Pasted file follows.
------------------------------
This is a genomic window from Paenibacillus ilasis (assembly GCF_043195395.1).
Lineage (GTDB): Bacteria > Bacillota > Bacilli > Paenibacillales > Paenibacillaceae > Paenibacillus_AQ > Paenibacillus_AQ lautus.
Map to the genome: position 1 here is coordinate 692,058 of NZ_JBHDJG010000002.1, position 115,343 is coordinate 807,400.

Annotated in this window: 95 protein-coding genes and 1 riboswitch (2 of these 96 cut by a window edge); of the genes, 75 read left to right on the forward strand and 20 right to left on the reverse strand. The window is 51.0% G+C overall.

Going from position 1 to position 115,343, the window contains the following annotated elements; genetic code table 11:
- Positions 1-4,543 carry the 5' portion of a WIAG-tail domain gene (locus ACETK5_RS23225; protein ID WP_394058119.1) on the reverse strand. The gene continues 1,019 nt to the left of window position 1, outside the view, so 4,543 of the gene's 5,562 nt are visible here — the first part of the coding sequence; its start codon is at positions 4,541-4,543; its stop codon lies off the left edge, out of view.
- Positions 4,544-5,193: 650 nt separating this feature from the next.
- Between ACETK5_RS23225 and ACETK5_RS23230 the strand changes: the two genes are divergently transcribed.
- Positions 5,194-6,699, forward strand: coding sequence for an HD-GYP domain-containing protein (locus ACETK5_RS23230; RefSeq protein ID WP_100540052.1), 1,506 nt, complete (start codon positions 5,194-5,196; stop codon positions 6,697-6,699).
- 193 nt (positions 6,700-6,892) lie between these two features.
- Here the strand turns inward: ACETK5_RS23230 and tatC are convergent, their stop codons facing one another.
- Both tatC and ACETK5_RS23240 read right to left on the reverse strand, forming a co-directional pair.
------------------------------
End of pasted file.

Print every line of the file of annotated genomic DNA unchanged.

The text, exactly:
This is a genomic window from Paenibacillus ilasis (assembly GCF_043195395.1).
Lineage (GTDB): Bacteria > Bacillota > Bacilli > Paenibacillales > Paenibacillaceae > Paenibacillus_AQ > Paenibacillus_AQ lautus.
Map to the genome: position 1 here is coordinate 692,058 of NZ_JBHDJG010000002.1, position 115,343 is coordinate 807,400.

Annotated in this window: 95 protein-coding genes and 1 riboswitch (2 of these 96 cut by a window edge); of the genes, 75 read left to right on the forward strand and 20 right to left on the reverse strand. The window is 51.0% G+C overall.

Going from position 1 to position 115,343, the window contains the following annotated elements; genetic code table 11:
- Positions 1-4,543 carry the 5' portion of a WIAG-tail domain gene (locus ACETK5_RS23225; protein ID WP_394058119.1) on the reverse strand. The gene continues 1,019 nt to the left of window position 1, outside the view, so 4,543 of the gene's 5,562 nt are visible here — the first part of the coding sequence; its start codon is at positions 4,541-4,543; its stop codon lies off the left edge, out of view.
- Positions 4,544-5,193: 650 nt separating this feature from the next.
- Between ACETK5_RS23225 and ACETK5_RS23230 the strand changes: the two genes are divergently transcribed.
- Positions 5,194-6,699, forward strand: coding sequence for an HD-GYP domain-containing protein (locus ACETK5_RS23230; RefSeq protein ID WP_100540052.1), 1,506 nt, complete (start codon positions 5,194-5,196; stop codon positions 6,697-6,699).
- 193 nt (positions 6,700-6,892) lie between these two features.
- Here the strand turns inward: ACETK5_RS23230 and tatC are convergent, their stop codons facing one another.
- Both tatC and ACETK5_RS23240 read right to left on the reverse strand, forming a co-directional pair.